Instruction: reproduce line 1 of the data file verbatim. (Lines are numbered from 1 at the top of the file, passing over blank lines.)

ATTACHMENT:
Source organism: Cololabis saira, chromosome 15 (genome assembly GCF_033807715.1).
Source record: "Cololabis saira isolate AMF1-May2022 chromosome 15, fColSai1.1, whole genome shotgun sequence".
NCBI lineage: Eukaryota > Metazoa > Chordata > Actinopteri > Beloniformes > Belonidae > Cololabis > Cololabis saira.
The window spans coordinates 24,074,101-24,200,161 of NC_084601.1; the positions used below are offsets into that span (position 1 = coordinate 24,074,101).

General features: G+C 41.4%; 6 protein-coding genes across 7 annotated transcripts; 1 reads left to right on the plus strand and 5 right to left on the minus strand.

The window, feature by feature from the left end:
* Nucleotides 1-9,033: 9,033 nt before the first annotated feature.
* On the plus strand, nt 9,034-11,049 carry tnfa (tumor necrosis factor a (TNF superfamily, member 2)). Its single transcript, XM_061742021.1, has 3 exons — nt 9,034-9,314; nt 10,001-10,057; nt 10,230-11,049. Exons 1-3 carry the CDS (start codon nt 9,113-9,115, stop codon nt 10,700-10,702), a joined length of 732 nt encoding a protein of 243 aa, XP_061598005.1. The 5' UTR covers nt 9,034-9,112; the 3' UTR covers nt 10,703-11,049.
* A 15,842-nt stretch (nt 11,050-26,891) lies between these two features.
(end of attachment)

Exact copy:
Source organism: Cololabis saira, chromosome 15 (genome assembly GCF_033807715.1).